This is tip of the iceberg material (not in a negative way, but in a not enough way.)

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  3. danmerqury says:

    One thing about the slider percentage: I’m not sure what’s going on with the pitch classifications, but it’s one of two things:

    1. He doesn’t have a slider AND a curveball, just one hybrid holy crap pitch that he can throw anywhere from the low 70’s to the mid 80’s, and it breaks anywhere from 0 to -10 (or more) vertically.

    2. He has both, and the classifications are calling a lot of curveballs as sliders.

    Any PitchFX gurus want to lend a hand?

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  4. MikeS says:

    I don’t know if it means anything but 3 guys who have pitched at least a little for the White Sox (Jackson, Floyd, Garcia) all have avoided the DL. I only bring it up because of other articles showing the White Sox overall good health.

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  5. JR says:

    I have nothing to add,other than calling for a moratorium on “slidepiece”…

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  6. fergie348 says:

    I like it, but DL trips seems a bit cumbersome as a measurement of injury. I wonder if the data’s there to use missed starts (since we are talking about starters). Sm (starts missed) would increment by 1 every time a start was missed for any reason, assuming the pitcher was in the regular starting rotation of his team or teams in that time frame. This would measure with a bit more precision how much time a pitcher has missed time during the season – not all injuries requiring DL time are equal, and in many cases a starter who’s hurting would have a start skipped to give him extra rest.

    Thinking about this again, we could just measure starts and compare to league average (or your control group) # of starts. Bottom line – how much value is lost through extensive use of the slider when compared to other secondary pitches.

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  7. Bryz says:

    As a Twins fan, my only complaint with this study involves Francisco Liriano’s TJ surgery and how this data ignores it. He threw the slider 37.6% of the time before getting hurt in 2006, and hasn’t thrown it that often since.

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  8. Nate says:

    As an extension on Bryz’s point…Logically, I’m wondering if the result is higher based on the guys throwing the huge % of sliders not being previously damaged arms. By this I mean that the only guys who would throw 25% sliders since 2009 are guys who didn’t already have their arms torn up by sliders. That puts a group of guys with a serious history of arm trouble all out of our “sliders group” and into our control group. All things being equal, I think we can agree that more guys with previous arm trouble = more DL trips are likely from 2009 to now. The fact that the sliders group overcame that and still got injured more probably means more than just a .08 difference in the raw numbers.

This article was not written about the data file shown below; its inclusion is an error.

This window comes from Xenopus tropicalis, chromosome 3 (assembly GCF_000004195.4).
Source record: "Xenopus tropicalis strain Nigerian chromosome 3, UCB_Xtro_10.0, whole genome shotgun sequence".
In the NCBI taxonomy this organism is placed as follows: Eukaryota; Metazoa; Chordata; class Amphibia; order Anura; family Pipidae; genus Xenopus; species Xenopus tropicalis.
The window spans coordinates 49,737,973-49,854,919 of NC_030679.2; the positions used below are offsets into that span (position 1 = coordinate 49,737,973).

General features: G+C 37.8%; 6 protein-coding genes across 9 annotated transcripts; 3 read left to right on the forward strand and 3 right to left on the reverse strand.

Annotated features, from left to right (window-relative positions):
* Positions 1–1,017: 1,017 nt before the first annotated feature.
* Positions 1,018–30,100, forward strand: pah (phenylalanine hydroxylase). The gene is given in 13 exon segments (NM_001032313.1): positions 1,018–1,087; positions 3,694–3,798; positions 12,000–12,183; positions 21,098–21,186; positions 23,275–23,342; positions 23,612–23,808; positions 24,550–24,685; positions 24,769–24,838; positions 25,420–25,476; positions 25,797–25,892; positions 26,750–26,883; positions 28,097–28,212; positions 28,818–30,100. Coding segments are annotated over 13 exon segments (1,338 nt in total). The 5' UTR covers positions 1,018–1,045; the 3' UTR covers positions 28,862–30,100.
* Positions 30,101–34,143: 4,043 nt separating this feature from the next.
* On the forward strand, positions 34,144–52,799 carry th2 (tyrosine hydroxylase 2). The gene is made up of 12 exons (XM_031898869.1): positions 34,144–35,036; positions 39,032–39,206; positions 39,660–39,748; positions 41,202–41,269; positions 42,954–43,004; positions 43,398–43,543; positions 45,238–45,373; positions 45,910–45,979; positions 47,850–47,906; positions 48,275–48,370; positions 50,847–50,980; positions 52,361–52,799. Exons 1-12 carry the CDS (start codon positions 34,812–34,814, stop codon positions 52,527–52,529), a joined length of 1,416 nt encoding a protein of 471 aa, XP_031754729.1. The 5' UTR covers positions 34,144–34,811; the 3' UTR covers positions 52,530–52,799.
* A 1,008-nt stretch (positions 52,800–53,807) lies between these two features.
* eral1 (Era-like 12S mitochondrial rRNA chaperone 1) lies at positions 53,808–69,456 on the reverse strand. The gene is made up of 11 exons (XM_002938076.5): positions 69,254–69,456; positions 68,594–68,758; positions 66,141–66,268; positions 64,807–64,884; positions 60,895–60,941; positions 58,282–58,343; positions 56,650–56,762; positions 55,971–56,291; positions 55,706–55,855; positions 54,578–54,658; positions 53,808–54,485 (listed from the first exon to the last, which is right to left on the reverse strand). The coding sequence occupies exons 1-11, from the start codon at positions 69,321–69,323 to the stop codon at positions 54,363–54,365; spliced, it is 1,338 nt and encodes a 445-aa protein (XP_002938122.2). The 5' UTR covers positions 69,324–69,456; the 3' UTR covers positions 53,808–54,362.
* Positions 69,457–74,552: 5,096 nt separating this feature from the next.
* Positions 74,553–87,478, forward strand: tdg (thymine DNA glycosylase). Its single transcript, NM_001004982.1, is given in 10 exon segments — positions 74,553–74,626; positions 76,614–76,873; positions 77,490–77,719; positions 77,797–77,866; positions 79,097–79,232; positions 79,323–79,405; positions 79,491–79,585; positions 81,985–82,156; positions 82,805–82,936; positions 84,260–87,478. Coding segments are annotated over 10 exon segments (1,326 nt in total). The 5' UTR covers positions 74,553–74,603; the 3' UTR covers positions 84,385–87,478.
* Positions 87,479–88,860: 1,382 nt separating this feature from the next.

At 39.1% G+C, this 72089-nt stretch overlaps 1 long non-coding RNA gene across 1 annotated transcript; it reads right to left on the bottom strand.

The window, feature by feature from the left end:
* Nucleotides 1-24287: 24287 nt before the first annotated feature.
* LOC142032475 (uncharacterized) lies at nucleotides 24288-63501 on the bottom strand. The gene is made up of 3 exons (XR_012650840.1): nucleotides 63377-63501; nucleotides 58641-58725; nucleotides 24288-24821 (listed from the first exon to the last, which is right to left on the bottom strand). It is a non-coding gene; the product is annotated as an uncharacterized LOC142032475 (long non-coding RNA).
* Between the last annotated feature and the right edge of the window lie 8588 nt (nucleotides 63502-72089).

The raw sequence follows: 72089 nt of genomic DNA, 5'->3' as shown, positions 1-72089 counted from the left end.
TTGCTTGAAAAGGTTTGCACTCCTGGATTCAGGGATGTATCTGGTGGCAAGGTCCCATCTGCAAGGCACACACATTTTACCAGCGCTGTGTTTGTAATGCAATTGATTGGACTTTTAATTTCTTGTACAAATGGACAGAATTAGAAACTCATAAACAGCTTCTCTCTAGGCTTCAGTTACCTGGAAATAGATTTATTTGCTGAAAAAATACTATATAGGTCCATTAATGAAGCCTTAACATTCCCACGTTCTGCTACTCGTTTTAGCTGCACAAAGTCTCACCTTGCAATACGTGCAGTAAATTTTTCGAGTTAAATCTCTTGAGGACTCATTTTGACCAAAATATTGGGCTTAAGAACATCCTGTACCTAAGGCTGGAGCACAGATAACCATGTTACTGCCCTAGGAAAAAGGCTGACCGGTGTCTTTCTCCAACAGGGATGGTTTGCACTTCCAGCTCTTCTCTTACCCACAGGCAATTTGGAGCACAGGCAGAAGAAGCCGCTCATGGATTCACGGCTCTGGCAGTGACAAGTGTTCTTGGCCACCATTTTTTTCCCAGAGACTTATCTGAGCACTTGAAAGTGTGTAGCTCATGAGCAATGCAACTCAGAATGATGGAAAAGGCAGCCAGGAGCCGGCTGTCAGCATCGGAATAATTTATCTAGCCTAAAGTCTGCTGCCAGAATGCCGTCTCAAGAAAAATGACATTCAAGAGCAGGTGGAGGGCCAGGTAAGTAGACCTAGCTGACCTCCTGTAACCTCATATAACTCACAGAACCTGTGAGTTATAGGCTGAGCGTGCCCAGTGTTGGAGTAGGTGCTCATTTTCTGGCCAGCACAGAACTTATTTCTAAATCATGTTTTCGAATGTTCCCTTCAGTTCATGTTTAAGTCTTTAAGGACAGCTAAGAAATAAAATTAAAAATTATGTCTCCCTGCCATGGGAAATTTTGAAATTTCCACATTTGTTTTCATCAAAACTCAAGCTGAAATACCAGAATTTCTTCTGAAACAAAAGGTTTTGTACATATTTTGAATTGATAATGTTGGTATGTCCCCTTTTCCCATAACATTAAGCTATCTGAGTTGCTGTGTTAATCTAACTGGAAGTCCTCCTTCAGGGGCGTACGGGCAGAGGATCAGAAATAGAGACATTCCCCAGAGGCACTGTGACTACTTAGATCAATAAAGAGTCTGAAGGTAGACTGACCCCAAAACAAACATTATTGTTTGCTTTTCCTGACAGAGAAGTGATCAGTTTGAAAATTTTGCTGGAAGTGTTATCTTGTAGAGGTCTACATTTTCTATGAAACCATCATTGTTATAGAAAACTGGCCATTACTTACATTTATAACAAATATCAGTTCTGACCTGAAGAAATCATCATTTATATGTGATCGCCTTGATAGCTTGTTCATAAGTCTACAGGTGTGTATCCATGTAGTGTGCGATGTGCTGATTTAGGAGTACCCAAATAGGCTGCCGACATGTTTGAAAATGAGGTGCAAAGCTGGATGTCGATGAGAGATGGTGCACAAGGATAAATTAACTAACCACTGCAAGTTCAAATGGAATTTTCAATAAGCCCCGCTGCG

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    • Eno Sarris says:

      So solved by upping the sample and reaching back further, right?

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      • Nate says:

        If you push the sample itself back further, you get a different set of “slider throwers” all together so I’m not sure if thats an option.

        Or possibly try to quantify how many DL trips (or however you want to quantify it) the slider group had PRE-2009 compared to the control group. I’m thinking it will be LESS than the control group which makes the results to the orginal study more interesting (because the guys with less injury history are getting hurt more than the guys with injury history). The hypothesis being that these guys aren’t slider throwers who keep getting hurt and keep throwing sliders, they’re guys who just haven’t been hurt yet so they throw whatever is getting outs. I’m not sure though. I suspect you’d have to somehow figure out the change in slider percentage before and after significant injury to know what is really happening on that part of it.

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  9. TheGrandslamwich says:

    Correct me if I’m wrong, but I believe JoJo should be listed with 2 DL trips in that timeframe.

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  10. Antonio Bananas says:

    Makes sense. I’ve heard that the Atlanta Braves don’t allow their pitchers to throw sliders until they’re at least in AA. Something that I think would be interesting to add to this. Maybe multiple regression study or something, would be body type. You always hear of the 6’5″ 220 pound kid out of college as a future horse. I’m guessing evidence suggests a bigge frame means more innings and it makes sense. However, I’d like to see how much.

    Maybe look at all pitchers who throw a lot of sliders and then look at size and maybe even age.

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  11. Dan Beachler says:

    The difference may not be significant based on the relatively small sample. Can you do a chi-square p-value on this? How many pitchers are in your control sample?

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  12. G. Hill says:

    At first glance I read the subject line as “Brett Anderson’s Elbow Eaten by Spiders” and freaked out a little.

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  13. Matt says:

    Did anybody else misread the title of the article as “Brett Anderson’s Elbow Eaten by Spiders”? I was really curious there for a second…